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Published: 2011/11/21
by Glenn H Roth

Neal Casal’s Brotherhood: Ryan Adams, Chris Robinson and Onward


How did you get hooked up with Ryan?

Ryan‘s another guy that I knew from back in the day. We had a lot of mutual friends and connections. Producer Jim Scott had done my first solo record ( Fade Away Diamond Time ) and Whiskeytown’s Strangers Almanac and I got to know Ryan through Jim. We always talked about doing something and then it took some years before it came around and happened.

What was it like to work with Ryan?

It’s intense, but so inspiring to be around someone who’s talented as him. He’s very thrilling and also pretty hard at times, because there are so many songs, so much coming at you at one time. But overall, it was an incredible, amazing period of creativity.

How many tracks did you play on Ryan’s new album Ashes and Fire and was the magic still there?

I played on three tracks and it was great. He’s in fine form. I will always have a connection with him. It doesn’t go away just because you don’t play in the same band anymore.

During your time with the Cardinals you published your first photography collection, Ryan Adams and the Cardinals: A View of Other Windows. What type of formal training did you have?

Photography is a strange thing for me. I didn’t get into it until my 30s. No training, just figured it out on my own. I always had an interest in photography. I always was fascinated and intrigued by photography but never had enough confidence that I could do it.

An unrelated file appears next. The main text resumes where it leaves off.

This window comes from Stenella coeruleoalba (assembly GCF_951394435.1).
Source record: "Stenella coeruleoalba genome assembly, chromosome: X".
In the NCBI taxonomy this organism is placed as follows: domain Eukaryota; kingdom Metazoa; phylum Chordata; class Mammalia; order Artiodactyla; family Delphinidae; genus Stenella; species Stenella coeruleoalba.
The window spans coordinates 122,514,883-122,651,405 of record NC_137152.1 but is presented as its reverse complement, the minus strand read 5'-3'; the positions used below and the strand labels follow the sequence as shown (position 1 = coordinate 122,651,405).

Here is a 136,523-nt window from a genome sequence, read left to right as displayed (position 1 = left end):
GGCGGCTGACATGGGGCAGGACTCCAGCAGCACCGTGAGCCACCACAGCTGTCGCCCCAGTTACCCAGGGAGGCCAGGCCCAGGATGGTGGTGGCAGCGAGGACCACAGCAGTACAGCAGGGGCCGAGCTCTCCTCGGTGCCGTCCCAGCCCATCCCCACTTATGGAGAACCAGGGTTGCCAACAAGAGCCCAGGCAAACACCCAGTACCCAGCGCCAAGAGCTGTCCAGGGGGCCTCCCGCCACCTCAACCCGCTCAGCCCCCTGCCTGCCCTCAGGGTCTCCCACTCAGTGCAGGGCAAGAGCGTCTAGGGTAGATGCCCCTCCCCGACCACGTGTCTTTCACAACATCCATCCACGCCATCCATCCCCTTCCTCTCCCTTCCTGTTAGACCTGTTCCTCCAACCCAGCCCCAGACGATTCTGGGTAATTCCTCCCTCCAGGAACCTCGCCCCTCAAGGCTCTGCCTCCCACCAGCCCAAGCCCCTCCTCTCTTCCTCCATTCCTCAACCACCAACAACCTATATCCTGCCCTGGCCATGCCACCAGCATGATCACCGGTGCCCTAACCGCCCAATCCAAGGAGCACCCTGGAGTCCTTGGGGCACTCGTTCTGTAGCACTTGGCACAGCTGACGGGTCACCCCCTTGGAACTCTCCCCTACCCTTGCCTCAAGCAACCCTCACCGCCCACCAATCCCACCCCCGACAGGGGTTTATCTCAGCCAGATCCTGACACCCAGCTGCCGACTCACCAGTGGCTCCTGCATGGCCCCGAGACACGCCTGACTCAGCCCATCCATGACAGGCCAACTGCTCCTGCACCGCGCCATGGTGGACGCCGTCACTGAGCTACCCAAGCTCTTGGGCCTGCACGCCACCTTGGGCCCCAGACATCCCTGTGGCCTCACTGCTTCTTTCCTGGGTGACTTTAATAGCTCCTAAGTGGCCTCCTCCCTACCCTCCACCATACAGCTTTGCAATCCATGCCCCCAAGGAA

Then in my 30s, I started taking pictures to make life on tour more bearable. It’s a great life but very lonely and photography turned into a way to pass the hours on tour and make art a larger part of my day. People started telling me that I had a good eye for it and I started taking it more seriously and started documenting the bands I was around.

From Day One when I joined the Cardinals, I started documenting everything and it turned into a book and it blew my mind. That book is the most rewarding part of my career because it was so unexpected, because it wasn’t something I was trying to do.

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